Author Topic: Let there be light....  (Read 744 times)

Let there be light....
« on: January 08, 2020, 09:14:13 pm »
Many years ago my father installed false ceilings with halogen (?) spotlights into 2 bathrooms & a kitchen.  They've never been right with lamps dying on a regular basis.     Last weekend all the lamps in one of the bathrooms failed, so I've got to take a look at it  ???   


There was a standard light fitting in there before he put the ceiling up, so I'm guessing he ran everything off the power from that.   So, I'm thinking , turn power off, remove panels & find mains supply.  Disconnect from the lights & connect a standard bayonet socket & bulb.  Turn power back on & see if we have light.  If we do it's the lighting stuff (I think there is a transformer involved ?)  , if there is no light then it's another , messier problem.  Could be our little rodenty friends are back & nibbling stuff in the loftspace. 


If it is the lights what can I replace them with ?  Modern LED's such as https://www.diy.com/departments/brushed-chrome-effect-downlight/1701155_BQ.prd   ?    I believe the current ones use some type of circlip to hold them in place in the holes.  How would I connect them back to the original mains ?    Any recommendations for LED brands ?  Whatever I get they'll complain , they are the type of people who hoard incandescent bulbs to stick 2 fingers up to the EU  :facepalm:
Not fast & rarely furious

tweeting occasional in(s)anities as andrewxclark

hellymedic

  • Just do it!
Re: Let there be light....
« Reply #1 on: January 08, 2020, 09:23:54 pm »
Modern LED 'bulbs' are pretty good unless you're flicker sensitive and come with bayonet and ES caps.

I'd use the standard type unless there were good reasons to scorn them.

They are 3 for the price of 2 at Sainsbury's right now...

Kim

  • Timelord
Re: Let there be light....
« Reply #2 on: January 08, 2020, 09:51:04 pm »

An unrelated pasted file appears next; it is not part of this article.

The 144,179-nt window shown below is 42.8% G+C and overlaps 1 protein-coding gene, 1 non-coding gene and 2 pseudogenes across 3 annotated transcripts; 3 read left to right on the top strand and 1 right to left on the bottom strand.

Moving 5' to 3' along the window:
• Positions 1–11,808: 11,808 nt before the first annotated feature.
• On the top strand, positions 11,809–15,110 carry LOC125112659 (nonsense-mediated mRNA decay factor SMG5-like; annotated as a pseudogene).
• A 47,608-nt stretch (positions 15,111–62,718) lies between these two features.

If you're fitting halogen downlights in a bathroom (by the regs, just within some distance of the wet stuff, but who wants more than one style of fitting) you should use splash-proof (IP65?) fittings.  The normal ones are prone to catastrophic failure if water comes into contact with the hot glass.
Careful, Kim. Your sarcasm's showing...

Re: Let there be light....
« Reply #3 on: January 08, 2020, 10:31:07 pm »
I doubt if any regs were even considered when these were fitted.  The fire brigade would probably condemn the place.  That said, he did once wire up an entire house with exposed wiring (stone walls & wooden beams) and Manweb signed it off as OK. 


If it was up to me I'd take the horrible tacky false ceiling down, but that would mean removing all the wooden battens he screwed to the original ceiling & probably getting it replastered.
Not fast & rarely furious

tweeting occasional in(s)anities as andrewxclark

Kim

  • Timelord
Re: Let there be light....
« Reply #4 on: January 08, 2020, 10:48:57 pm »
As regulations go, that's one of the more sensible ones.  Nobody likes a dropped shower head ending with a BANG!, darkness and an unseen tinkle of broken glass.
Careful, Kim. Your sarcasm's showing...

Re: Let there be light....
« Reply #5 on: January 08, 2020, 10:49:29 pm »
Halogen lights come in two flavours: 12 V (which have little spikes on the back) and mains (which have mushrooms). If there’s a transformerry thing they’ll be 12 V.

Compatibility between LED lights and 12 V transformers is really unpredictable, so if you have those it’s best to rip out the transformer and go straight to mains powered LED bulbs, which will need new fittings.

Kim

  • Timelord
Re: Let there be light....
« Reply #6 on: January 08, 2020, 10:53:28 pm »
Compatibility between LED lights and 12 V transformers is really unpredictable, so if you have those it’s best to rip out the transformer and go straight to mains powered LED bulbs, which will need new fittings.

At which point you have the choice between generic mains downlight fixtures fitted with drop-in replacement LED lamps, or dedicated LED fixtures.  The former are naff, but when the life of the latter turns out to be about $warranty_period + 6 months, you avoid having to come back and replace them all.
Careful, Kim. Your sarcasm's showing...

Re: Let there be light....
« Reply #7 on: January 09, 2020, 12:59:42 am »
Compatibility between LED lights and 12 V transformers is really unpredictable, so if you have those it’s best to rip out the transformer and go straight to mains powered LED bulbs, which will need new fittings.